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Tidy up your garden after cicada invasion


As the great cicada emergence of 2024 nears its end, it’s time to tidy up and give thanks. “Overall, a cicada emergence is probably a good thing for gardens,” said Stephanie Adams, plant health care leader
at The Morton Arboretum near Lisle.

When the cicada nymphs tunneled out of their home down near tree roots in May, “they aerated the soil,” Adams said. That made it easier for air to reach plant roots and beneficial organisms in the soil. The discarded exoskeletons from the nymphs and the bodies of adult cicadas will add nitrogen and other important plant nutrients to the soil as they decay.

It’s true that the female cicadas have been making slits in small twigs of trees and shrubs to lay their eggs. But mature trees can shrug off such injuries and grow new twigs. Even small young trees and shrubs are unlikely to die, although their growth may be set back if they were heavily damaged.

The cicadas will almost certainly be gone by the end of June. As their song grows softer, here are some tips for dealing with the aftermath.

Sweep them where they will do some good. If exoskeletons or dead cicadas accumulate on steps or sidewalks, clean them up to avoid a slipping hazard. “A broom and dustpan or even a snow shovel will do the job,” Adams said. Instead of discarding the cicadas in the garbage or the landscape waste, scatter them on lawns or garden beds where they will decay to enrich the soil and feed plants’ roots. The chitin that makes up their shells consists of protein that breaks down into nitrogen. The odor of decay will only last a couple of weeks.

Turn compost often. “Cicadas are a fine addition to the compost pile,” she said, but not alone. You will need to mix them with green plant material, such as weeds or lawn clippings, and brown material, such as dried leaves. Keep the pile moist and turn it often to aerate it so the insects break down more quickly. “An unturned pile of dead cicadas will stink more,” she said.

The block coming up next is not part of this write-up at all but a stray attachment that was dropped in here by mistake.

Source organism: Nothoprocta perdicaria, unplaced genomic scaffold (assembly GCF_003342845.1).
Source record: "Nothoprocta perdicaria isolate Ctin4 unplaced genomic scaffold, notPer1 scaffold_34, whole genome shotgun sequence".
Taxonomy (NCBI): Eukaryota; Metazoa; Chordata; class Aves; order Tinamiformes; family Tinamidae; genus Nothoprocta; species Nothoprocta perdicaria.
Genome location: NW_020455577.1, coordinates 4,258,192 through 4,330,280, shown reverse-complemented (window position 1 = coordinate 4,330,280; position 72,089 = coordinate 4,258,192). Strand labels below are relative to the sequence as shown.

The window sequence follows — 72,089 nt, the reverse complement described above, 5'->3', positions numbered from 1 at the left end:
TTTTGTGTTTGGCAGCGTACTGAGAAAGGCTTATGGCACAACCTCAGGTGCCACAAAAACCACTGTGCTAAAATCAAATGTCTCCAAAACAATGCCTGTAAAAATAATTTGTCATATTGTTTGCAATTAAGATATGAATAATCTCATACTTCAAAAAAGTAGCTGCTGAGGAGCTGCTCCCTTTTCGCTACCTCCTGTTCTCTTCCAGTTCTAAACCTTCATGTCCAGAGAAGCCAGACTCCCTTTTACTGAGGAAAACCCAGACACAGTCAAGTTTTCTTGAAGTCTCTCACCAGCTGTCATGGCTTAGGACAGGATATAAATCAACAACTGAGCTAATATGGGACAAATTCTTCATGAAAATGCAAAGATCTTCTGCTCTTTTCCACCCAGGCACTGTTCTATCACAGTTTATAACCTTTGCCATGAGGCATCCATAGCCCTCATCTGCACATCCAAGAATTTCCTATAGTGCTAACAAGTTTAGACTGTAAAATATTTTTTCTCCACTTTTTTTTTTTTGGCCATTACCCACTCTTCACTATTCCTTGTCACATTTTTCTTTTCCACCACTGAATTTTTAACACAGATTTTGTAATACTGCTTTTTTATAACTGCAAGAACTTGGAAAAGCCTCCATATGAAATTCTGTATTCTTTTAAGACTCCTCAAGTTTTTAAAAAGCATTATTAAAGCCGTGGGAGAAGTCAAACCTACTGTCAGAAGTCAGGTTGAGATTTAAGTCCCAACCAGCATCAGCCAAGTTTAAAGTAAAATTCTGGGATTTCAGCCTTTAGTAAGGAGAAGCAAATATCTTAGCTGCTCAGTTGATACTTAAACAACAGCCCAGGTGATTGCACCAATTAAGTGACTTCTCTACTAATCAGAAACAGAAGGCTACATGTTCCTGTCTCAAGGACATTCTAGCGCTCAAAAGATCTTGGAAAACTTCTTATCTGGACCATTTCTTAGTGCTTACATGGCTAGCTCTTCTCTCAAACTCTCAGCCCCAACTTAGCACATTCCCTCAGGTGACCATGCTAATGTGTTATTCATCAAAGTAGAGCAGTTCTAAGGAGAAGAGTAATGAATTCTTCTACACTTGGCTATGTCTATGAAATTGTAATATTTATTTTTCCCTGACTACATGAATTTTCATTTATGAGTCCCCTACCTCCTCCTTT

Remove netting from trees promptly. Ghostly trees swathed in fine netting to deter egg-laying cicadas have been a common sight in leafy parts of the Chicago area for the last few weeks. Once the cicadas are gone, remove the netting promptly. “Even though it’s mesh, it’s still blocking some sunlight from reaching the trees,” Adams said.

Use the netting for crafts. Both insect netting and tulle fabric are made of synthetics and are not recyclable. However, they are washable (cold wash and cool dry). If you don’t want to save the netting to protect plants against future pests, you can use it for crafts. Adams suggests hats, dolls or ballet tutus.

Keep trees healthy. Plants are better able to handle any kind of stress — including slits in their twigs — if their general health is good because they have the resources they need. Water trees and shrubs especially if they were planted within the last two to three years. In dry spells, water large, mature trees too. Spread an even, wide layer of mulch 3 to 4 inches deep around a tree, without piling it against the trunk. The mulch will insulate the soil against extremes in temperature, prevent soil moisture from evaporating, and protect the tree’s roots and trunk.

Watch for rabbit damage. All kinds of predatory animals, including birds, squirrels, raccoons, skunks, foxes, and coyotes, have been enjoying a feast of cicadas. It may keep them too full to bother with their
usual prey, such as rabbits, leaving more rabbits to feed on garden plants. The best way to exclude rabbits from a part of your garden, such as the vegetable patch, is with a chicken-wire fence 2 feet high.

Monitor trees for dieback. Twigs that were slit for eggs may die back, showing as small spots of brown leaves in a tree’s canopy. Some of these small branches may break off. “The damage is less likely to
appear this year, because the trees have stored resources,” she said. “You’re more likely to see it next year.” Because the egg-laying only affects small, easily replaced twigs, the damage is rarely serious
except on some very small trees or shrubs.

For tree and plant advice, contact the Plant Clinic at The Morton Arboretum (630-719-2424, mortonarb.org/plant-clinic, or [email protected]). Beth Botts is a staff writer at the Arboretum.

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